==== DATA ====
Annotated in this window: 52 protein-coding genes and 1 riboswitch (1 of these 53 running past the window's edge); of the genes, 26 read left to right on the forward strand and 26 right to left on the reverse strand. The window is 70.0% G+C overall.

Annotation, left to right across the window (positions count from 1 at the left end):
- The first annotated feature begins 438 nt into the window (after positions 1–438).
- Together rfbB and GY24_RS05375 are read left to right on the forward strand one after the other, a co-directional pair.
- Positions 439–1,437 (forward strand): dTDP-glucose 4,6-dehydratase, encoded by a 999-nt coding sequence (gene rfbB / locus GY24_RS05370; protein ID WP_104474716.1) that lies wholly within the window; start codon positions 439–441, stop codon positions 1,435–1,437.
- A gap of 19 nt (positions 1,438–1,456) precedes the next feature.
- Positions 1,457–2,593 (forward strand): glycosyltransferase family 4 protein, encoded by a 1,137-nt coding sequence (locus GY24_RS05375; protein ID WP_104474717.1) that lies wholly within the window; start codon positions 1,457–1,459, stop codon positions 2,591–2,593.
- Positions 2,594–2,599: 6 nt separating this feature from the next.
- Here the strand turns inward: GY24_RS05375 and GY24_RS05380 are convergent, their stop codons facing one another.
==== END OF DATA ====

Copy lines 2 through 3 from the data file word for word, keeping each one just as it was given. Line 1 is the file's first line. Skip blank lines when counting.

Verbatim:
Annotation, left to right across the window (positions count from 1 at the left end):
- The first annotated feature begins 438 nt into the window (after positions 1–438).